We are Orthodox, Catholic, and evangelical Christians who have united at this hour to reaffirm fundamental truths about justice and the common good, and to call upon our fellow citizens, believers and non-believers alike, to join us in defending them. These truths are:

  1. the sanctity of human life
  2. the dignity of marriage as the conjugal union of husband and wife
  3. the rights of conscience and religious liberty.

Manhattan Declaration

Although I have yet to read the complete document, what I have heard seems positive. I have seen the typical reactions: conservative right labeling it as anti-christian and the liberal left, well basically ignoring it. The majority in the center – Orthodox, Catholic, and evangelical Christians – at least seem to be entering into a dialogue over this. That can only be a good thing.

Here are a few posts that I found interesting:

The ultra-conservatives booed it down, mainly because of the presence of the Catholics and Orthodox or assuming it was a statement about the gospel. Steve Camp called it the “New Downgrade and John MacArthur rejected it as he did the Evangelicals and Catholics Together document. The liberals tended to shy away from it also.

I read it through with my American wife. The reason we didn’t sign it … has more to do with not knowing how our vote will be used in the long tail of American politics.
Andrew Jones

“The church is being redefined before our very eyes. Soon it will be just a faint memory of what God had truly designed it to be; like an old faded picture on a wall.” -Author Unknown
SJ Camp

In his response to the declaration, Jonathan Merritt, a younger evangelical in age as well as spirit, wrote in The Washington Post, “Older evangelicals have been largely silent on these issues and in similar fashion this declaration has relegated them to little more than a footnote.”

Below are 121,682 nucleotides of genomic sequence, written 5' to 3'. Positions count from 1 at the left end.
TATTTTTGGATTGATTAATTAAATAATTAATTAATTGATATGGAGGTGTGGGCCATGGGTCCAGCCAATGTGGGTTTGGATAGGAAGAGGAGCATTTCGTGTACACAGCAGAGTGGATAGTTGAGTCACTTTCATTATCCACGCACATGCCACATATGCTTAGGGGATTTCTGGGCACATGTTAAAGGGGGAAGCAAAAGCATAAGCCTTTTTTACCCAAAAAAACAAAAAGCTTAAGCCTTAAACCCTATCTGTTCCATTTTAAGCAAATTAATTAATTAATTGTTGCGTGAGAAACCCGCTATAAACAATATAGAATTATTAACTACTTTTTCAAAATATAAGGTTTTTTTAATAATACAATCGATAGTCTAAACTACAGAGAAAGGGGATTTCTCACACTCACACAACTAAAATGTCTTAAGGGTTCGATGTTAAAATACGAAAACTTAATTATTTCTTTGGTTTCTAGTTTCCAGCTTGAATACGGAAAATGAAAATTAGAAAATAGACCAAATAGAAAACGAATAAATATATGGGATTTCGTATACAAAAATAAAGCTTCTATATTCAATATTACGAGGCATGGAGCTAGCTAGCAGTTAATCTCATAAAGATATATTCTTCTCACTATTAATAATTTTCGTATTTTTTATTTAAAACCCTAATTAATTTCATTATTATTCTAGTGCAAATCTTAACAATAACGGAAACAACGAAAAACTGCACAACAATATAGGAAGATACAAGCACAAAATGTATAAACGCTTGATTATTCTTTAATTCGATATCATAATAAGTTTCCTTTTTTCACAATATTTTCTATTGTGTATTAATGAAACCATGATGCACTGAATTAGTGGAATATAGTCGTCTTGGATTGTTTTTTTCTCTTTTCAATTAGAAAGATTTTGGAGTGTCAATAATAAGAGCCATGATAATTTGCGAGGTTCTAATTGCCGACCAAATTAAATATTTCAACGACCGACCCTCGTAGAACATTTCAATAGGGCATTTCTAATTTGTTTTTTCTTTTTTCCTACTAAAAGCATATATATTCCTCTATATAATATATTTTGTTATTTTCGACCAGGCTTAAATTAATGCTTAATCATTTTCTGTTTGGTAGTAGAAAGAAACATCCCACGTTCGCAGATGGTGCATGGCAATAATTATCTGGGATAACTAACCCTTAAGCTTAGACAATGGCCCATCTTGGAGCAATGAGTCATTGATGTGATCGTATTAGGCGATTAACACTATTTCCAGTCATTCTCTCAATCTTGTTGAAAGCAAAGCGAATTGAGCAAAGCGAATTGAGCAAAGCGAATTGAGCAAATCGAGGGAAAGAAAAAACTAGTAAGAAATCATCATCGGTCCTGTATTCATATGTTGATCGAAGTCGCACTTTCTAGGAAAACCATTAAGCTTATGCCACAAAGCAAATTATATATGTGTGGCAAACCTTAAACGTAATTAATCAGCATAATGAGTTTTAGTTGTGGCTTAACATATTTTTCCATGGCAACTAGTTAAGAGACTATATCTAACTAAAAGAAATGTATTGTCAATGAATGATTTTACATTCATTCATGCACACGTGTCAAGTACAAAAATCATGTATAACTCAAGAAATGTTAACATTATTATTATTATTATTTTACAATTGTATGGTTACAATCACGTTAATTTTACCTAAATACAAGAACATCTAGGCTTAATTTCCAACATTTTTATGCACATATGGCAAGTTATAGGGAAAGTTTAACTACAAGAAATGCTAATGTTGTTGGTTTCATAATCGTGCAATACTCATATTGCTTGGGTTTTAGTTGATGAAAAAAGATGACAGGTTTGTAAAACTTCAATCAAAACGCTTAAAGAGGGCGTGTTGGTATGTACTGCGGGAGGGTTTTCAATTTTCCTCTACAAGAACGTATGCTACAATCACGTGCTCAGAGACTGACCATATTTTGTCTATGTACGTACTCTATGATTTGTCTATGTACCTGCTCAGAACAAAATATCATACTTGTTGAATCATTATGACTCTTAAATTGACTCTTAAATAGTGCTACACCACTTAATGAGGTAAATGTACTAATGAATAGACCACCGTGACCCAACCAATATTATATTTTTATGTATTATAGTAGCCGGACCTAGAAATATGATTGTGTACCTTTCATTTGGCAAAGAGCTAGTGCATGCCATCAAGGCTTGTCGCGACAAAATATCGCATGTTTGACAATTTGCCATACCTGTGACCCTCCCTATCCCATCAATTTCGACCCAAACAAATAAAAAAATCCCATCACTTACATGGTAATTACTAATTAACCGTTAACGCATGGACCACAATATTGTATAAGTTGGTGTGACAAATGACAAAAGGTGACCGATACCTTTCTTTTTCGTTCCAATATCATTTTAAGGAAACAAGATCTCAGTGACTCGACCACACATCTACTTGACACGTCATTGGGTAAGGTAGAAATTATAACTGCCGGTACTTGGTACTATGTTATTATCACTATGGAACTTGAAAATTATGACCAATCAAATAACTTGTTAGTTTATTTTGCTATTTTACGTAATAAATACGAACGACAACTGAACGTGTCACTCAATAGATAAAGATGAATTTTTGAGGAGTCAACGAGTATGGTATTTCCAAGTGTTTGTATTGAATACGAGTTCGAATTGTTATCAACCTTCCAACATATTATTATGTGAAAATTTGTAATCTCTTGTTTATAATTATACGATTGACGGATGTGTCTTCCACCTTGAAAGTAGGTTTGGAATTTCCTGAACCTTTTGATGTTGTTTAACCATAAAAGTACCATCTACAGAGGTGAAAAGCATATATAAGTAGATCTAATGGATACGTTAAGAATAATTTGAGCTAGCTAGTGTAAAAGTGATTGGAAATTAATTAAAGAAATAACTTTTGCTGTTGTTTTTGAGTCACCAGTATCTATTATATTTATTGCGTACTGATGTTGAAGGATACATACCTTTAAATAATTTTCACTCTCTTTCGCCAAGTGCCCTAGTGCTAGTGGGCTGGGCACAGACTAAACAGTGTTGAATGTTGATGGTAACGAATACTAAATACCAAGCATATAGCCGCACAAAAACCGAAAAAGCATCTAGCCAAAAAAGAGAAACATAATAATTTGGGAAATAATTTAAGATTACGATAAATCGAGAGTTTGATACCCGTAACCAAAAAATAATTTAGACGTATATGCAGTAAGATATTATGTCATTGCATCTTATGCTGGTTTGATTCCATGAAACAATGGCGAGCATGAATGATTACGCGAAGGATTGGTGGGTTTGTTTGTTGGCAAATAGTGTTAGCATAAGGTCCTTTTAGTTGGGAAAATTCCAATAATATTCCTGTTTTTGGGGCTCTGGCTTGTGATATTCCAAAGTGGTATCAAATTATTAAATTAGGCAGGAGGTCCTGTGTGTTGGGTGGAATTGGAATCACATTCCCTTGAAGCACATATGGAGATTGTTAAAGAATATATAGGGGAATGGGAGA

Brian McLaren

Finally, because of the above points and because this is from a widespread group of Christian leaders, because I respect those who have signed it and those who drafted it, because it is ecumenical both on the basis of the great tradition and on the basis of shared moral values, because they have overtly claimed this is not just a partisan statement — and there are folks from both sides of the political spectrum on their list — and because they are not claiming these moral statements about abortion and marriage are the only central moral issues of our day, I hereby publicly endorse The Manhattan Declaration.
I hope you will join me or at least join us in a conversation.
Scot McKnight

I believe that in order to understand were we are, we should look at were we have been. In relation to Christianity, I want to take a quick look at our elder religion – Judaism.

The Past

There is no way to sum up ancient Judaism, so bear with me as I pretend to do just that. Judaism was a religion based on rules or law. Not just the Ten Commandments, which is almost like a bible story summary of the law, but a total of 613 laws that observant Jews need[ed] to observe. This number could easily be grasped, its the multitude of interpretations and applications that these laws may imply that is overwhelming.

The philosophers of their day – the scribes and priests – were kept busy interpreting and applying these laws within the human culture that they found themselves in. What was produced as a result was a hedge of protection around the Torah law. Many of the Traditions of the elders in the Christian scriptures are the result of many years of making new laws in order to prevent breaking the law of God.